February 24, 2015
The -Only League Landscape
American League Starting Pitchers
While the American League housed more $20 starting pitchers compared to the National League last year (16-14), the offseason wasn’t very kind to AL-Only owners. Three of those starting pitchers—Max Scherzer, Jon Lester, and James Shields—left for the National League with dollar signs in their eyes and have swung the balance of pitching power decidedly to the other league.
The NL’s superiority has actually become a growing theme in the AL-Only Landscape series, and if you’ll indulge me, the following anecdote illustrates just that. There’s an opening in one of my AL-Only home leagues, and in recruiting a friend to join the league I informed him that the auction should take about five hours to complete. His reply, “How does it take five hours to auction off all 12 of the good players in the AL this year?” Ouch.
Well, look, we’re not saving the manatees here, pal. We’re not doing this to make friends or be heroes, hopefully. We do this, or at least I do, because, as Doyle Brunson said about no limit Texas hold ‘em, this is the only pure game left. There are so many more avenues to value available in mixed leagues, especially when it comes to pitching. The key difference in strategy between the formats is that in mixed leagues the pertinent question becomes how good your second best starter is, as most of the teams will end up with at least one ace-level starter. In AL-Only leagues this year, there are six “ace” types if we’re counting Alex Cobb. Times are tough.
This situation favors owners with creativity and who can adapt to the market. If you’re uncomfortable with Phil Hughes and Collin McHugh as your two best pitchers, maybe AL-Only leagues aren’t for you as it’s certainly not for the weak-hearted this year.
Below are the 2014 values for the top 15 AL starting pitchers in salary in the expert leagues CBS, LABR, and Tout Wars (as prepared by Mike Gianella). “Earnings” are based on Mike Gianella’s Rotisserie-style, 4x4 and 5x5 formulas he provided in his Retrospective Player Valuation article from November 20th.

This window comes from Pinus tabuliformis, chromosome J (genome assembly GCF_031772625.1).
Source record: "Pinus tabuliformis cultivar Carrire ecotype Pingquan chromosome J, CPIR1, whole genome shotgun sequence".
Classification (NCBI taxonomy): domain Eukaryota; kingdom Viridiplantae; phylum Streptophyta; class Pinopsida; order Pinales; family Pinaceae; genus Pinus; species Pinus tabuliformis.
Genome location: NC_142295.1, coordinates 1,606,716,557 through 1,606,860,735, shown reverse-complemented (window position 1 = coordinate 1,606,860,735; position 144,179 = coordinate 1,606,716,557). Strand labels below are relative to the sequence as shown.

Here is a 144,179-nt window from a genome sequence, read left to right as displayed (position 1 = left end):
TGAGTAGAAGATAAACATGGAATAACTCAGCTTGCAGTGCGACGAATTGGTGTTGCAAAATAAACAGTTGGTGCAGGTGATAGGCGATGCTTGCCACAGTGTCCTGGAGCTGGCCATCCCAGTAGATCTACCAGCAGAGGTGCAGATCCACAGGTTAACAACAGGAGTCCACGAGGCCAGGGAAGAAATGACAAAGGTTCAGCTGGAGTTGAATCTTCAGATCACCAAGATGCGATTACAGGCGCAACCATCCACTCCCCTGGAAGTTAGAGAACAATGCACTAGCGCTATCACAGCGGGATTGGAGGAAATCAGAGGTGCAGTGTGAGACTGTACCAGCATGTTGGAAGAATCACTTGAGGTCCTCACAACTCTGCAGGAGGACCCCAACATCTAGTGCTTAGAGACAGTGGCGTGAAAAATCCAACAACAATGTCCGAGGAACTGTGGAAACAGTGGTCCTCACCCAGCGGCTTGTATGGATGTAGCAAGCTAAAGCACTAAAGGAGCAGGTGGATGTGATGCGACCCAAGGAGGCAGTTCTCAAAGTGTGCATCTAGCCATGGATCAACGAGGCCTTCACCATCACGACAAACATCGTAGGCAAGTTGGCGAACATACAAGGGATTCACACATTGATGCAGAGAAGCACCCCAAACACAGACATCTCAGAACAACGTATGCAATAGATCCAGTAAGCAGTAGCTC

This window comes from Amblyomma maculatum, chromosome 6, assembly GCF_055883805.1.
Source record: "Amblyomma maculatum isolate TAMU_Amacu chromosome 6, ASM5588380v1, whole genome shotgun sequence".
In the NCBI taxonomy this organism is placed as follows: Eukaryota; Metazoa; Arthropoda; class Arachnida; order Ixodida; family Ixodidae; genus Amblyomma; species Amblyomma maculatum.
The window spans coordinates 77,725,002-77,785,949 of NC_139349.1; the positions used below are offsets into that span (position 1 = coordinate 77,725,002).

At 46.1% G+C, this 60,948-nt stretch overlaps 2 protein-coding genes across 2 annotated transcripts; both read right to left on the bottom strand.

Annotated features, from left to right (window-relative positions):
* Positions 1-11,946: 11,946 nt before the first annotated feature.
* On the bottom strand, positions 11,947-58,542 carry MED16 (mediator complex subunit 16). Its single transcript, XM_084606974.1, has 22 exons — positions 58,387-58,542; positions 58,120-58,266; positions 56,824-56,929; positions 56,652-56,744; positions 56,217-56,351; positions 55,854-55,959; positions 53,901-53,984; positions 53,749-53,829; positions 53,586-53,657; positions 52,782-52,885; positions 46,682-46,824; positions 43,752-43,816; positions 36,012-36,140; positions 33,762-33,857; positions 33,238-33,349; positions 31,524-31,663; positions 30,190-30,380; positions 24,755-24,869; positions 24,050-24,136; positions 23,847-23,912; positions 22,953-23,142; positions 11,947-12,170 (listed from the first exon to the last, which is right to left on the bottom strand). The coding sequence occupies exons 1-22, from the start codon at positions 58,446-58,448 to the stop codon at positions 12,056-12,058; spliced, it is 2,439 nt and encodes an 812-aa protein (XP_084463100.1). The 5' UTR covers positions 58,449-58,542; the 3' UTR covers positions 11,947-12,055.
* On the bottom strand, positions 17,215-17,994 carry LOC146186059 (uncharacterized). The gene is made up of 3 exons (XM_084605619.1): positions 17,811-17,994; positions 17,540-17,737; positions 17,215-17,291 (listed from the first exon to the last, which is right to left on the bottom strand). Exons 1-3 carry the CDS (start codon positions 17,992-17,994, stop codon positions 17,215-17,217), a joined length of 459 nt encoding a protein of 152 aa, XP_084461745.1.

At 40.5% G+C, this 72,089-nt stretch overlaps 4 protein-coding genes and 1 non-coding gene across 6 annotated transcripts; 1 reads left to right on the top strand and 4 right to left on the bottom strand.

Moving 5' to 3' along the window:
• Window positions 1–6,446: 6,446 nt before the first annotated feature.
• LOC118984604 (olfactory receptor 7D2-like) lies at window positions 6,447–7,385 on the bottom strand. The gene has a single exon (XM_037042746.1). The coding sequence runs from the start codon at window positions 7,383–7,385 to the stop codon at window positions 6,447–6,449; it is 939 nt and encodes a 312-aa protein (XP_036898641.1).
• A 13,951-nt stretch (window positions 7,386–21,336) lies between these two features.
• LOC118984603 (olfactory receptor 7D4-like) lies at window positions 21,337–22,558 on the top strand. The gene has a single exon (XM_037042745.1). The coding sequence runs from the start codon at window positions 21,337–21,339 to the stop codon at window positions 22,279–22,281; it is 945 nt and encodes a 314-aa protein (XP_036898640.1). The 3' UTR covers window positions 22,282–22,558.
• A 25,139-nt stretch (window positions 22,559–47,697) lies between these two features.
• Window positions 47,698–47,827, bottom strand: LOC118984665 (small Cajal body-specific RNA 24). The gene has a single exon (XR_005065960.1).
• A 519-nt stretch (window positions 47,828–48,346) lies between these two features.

When compared to spending on the top outfielders in AL-Only last year, spending on the top pitchers wasn’t so bad. The top 15 outfielders by salary combined to earn -$100 and here the top 15 pitchers earned -$20, which is pretty good considering how easy it is for pitchers to get injured. Of the major busts, Yu Darvish and Matt Moore were shelved with injuries for most of the season, and the helium proved to be too strong on Justin Verlander and Danny Salazar, who were merely overhyped on draft day.
The Verlander hype machine has been out in full force once again so far in the early spring as reports have surfaced that he put on upwards of 20 pounds of muscle in the offseason and he claims his breaking pitches are better now than at any point last season. To cut this off at the pass, let’s not forget just how much he struggled last year with both fastball velocity and his secondary pitches. If Verlander is going to rebound, he needs to adjust his pitching plan to account for what is now just an average fastball. What I’m saying is JV needs to act his age and not his girls’ age.
Now let’s take a look at the top starting pitching earners from 2014.
The Cy Young Award winner, Kluber was the big earner of the pitchers who at least went for some money on draft day while Garrett Richards, Carlos Carrasco, Collin McHugh, and Matt Shoemaker came out of relative obscurity to provide serious value. While some might believe Kluber is proof that you should stay in the middle tier for value, that simply wasn’t the case last year, as Kluber and Jon Lester were the only real bargains in that tier.
Kluber is now in the top tier and along with Felix Hernandez, Chris Sale, and David Price the top four starting pitchers are set. These guys are money in the bank and should be once again this year.
After Yu Darvish and Alex Cobb, it’s already time to pluck Hisashi Iwakuma, Jeff Samardjiza, and Sonny Gray. While Iwakuma’s ERA jumped to 3.52 last year, he seemed to hit the wall a bit in September, as he had a 2.90 ERA entering the last month of the regular season. He had walked 13 batters through August and walked eight in September alone, showing that something wasn’t quite right. There were three qualified American League starters with a strikeout rate of at least 21 percent and walk rate below 4 percent in 2014: David Price, Phil Hughes, and Iwakuma. Assuming he makes at least 33 starts in 2015, you’re looking at an innings workhorse and WHIP beast.
Pandemonium ensues at this point as the next best targets are Hughes and Carlos Carrasco, who I’ve seen go too early in mixed league drafts but still isn’t this year’s Danny Salazar by any means. Carrasco at least has some kind of track record and made an important adjustment with Indians pitching coach Mickey Callaway, scrapping his windup delivery to help with his release point. His slider also became a nasty weapon, but it’s difficult to trust a hot string of starts down the stretch, especially when some of them came against very poor offenses.